Petroleum Importers Limited (PIL) has cut by half its fuel imports through the Beira route in Mozambique, it has been established.
Malawi imports 60 percent of its fuel through the Beira route in Mozambique, 10 percent through Nacala also in Mozambique and 30 percent comes through Dar es Salaam in Tanzania.
Howver, the civil strife in Mozambique has prompted PIL to use the pipeline in Zimbabwe as an alternative.
This means the Beira route is only transporting half of its normal volume with the rest being taken up by the Zimbabwe pipeline, which links the port of Beira in Mozambique to Masasa Fuel Depot in Zimbabwe and thereafter the fuel is hauled by road to Malawi, a distance of about 600 kilometres (km).
In July this year, three fuel tankers destined for Malawi were burnt by insurgents in Mozambique.
PIL general manager Enwell Kadango said in an interview last week, the Zimbabwe route is shorter than the normal Beira route.
He said the route is about 600 km to Blantyre while the normal Beira route is 850 km.
However, Kadango said the only setback is that the country is paying for using Zimbabwe’s pipeline.
“We are incurring extra costs because the fuel is piped from Beira to Masasa depot in Zimbabwe then it is ferried to Malawi by road. However, the cost is manageable,” he said.
“We started doing it in July, and now this is October, this means that there is containment. But if you see fuel prices going up in future, it might be because of the move in the global prices and not the route,” he said.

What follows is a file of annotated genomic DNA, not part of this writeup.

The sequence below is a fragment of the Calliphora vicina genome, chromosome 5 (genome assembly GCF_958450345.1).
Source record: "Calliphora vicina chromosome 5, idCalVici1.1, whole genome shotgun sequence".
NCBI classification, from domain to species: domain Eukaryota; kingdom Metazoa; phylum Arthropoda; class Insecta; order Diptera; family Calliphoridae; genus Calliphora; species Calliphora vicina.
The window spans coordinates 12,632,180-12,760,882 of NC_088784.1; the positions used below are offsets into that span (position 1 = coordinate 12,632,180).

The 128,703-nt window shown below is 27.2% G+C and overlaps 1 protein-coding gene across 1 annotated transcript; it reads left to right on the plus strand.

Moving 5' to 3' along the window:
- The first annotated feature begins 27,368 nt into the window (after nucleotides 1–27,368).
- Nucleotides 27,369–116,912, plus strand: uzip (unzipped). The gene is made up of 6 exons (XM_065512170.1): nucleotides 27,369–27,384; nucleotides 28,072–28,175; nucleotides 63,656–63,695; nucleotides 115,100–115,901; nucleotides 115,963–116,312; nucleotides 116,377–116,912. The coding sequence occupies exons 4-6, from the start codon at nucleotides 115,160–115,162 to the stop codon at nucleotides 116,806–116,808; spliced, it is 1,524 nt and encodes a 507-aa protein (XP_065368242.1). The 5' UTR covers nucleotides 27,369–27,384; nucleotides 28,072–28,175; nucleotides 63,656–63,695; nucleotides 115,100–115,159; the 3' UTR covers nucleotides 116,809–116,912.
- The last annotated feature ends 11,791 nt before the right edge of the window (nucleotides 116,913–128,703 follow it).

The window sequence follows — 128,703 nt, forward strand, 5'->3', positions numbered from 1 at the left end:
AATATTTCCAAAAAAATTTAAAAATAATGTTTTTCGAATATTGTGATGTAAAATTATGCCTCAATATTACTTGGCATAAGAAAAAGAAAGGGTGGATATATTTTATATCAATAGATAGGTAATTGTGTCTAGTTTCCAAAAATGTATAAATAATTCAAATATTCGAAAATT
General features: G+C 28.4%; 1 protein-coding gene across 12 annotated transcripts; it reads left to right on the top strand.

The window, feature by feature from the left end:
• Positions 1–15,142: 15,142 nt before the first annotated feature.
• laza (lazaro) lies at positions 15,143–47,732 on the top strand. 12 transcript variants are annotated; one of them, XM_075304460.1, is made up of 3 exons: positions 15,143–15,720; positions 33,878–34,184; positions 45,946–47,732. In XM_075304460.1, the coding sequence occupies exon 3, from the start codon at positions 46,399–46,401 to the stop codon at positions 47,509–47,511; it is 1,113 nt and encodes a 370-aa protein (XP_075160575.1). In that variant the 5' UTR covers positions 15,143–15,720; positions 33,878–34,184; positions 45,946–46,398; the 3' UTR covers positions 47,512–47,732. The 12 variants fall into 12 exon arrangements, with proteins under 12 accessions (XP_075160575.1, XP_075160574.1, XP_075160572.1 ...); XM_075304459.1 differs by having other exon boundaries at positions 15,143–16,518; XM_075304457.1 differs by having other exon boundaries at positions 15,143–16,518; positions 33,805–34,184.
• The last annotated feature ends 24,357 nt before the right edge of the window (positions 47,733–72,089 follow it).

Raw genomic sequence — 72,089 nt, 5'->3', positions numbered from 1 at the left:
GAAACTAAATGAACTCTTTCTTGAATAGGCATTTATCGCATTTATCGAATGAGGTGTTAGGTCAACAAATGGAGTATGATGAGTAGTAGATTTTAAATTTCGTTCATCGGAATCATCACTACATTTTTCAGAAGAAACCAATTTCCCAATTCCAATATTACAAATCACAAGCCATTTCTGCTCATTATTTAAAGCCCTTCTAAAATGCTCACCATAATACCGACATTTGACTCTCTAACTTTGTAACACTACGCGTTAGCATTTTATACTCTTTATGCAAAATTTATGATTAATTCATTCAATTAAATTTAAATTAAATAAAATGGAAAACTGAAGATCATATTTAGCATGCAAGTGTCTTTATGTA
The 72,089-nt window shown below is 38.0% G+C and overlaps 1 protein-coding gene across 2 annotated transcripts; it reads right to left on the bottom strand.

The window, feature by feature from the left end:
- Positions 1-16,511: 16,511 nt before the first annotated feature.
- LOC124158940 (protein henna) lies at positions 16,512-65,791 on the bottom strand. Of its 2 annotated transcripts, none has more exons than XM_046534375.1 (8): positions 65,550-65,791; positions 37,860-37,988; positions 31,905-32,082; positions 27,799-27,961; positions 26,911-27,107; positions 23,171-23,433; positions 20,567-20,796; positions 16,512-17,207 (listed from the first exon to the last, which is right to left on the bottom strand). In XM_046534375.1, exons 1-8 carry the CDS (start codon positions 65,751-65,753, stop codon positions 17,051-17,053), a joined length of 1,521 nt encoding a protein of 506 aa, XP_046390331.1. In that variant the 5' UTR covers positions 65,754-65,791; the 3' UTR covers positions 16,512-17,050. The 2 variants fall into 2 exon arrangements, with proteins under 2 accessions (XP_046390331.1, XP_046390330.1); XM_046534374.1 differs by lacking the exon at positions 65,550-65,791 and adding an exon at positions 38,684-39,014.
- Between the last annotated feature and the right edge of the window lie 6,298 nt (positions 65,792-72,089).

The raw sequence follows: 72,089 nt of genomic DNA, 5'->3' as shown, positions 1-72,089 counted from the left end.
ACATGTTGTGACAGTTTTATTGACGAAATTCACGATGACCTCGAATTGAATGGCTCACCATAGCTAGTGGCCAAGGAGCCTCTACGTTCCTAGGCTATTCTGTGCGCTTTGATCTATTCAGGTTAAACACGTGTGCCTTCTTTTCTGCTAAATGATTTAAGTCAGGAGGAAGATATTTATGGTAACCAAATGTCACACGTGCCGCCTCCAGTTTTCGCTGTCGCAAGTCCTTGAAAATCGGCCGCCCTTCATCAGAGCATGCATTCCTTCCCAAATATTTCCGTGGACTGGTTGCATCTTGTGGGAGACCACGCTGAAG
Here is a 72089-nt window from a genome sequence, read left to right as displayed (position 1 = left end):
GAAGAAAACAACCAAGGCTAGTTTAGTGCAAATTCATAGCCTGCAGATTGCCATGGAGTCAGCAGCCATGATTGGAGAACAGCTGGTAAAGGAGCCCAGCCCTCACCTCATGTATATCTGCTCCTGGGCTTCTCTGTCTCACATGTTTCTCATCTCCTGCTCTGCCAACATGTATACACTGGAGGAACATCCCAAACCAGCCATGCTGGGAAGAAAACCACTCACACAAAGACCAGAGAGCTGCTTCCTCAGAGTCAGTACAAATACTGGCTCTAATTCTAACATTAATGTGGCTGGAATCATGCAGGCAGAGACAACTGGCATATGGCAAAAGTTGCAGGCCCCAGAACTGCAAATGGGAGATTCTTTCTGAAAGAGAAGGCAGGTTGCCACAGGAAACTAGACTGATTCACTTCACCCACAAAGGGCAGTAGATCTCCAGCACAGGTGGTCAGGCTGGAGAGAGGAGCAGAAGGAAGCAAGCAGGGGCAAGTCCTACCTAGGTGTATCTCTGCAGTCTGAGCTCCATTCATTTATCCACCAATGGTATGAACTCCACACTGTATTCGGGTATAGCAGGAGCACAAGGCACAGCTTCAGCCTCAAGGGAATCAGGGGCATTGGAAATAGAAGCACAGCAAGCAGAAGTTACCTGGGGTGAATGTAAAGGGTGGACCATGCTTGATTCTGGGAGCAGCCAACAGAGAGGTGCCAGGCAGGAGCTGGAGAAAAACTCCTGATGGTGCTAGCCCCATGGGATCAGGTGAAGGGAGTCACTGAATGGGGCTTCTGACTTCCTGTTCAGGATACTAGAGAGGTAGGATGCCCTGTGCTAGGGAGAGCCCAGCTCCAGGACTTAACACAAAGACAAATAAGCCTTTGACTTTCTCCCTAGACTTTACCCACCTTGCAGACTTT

Earlier, PIL indicated that the tankers using the Beira route are being escorted by a military convoy for about 200 km.
Although no incidence has been reported so far, Kadango said PIL cannot close the Zimbabwe route in case something happens in Mozambique.
Malawi Energy Regulatory Authority (Mera) consumer and public relations manager Fitina Khonje agreed with Kadango that the pipeline costs will in no way affect pump prices.
“The importers are compensated for that,” she said.
On average 20 fuel tankers were using the normal Beira route a day before the instability.
Pump prices in the country were last increased in June.
Currently, petrol is selling at K788.30 per litre, diesel is at K766.90 per litre while paraffin is selling at K609.80 per litre.
According to Mera, since the last review of the In Bond Landed Cost (IBLC) of petroleum products in June 2016, the kwacha has depreciated by 2.05 percent against the dollar trading at K729.63 on October 3 2016 from K715.00 in June 2016.
According to the automatic fuel pricing mechanism (APM), all the three products qualified for an upward price revision in October because of the change in landed costs were beyond the plus of minus five percent trigger limit, but Mera board cushioned the increases in the landed cost through the price stabilisation fund. n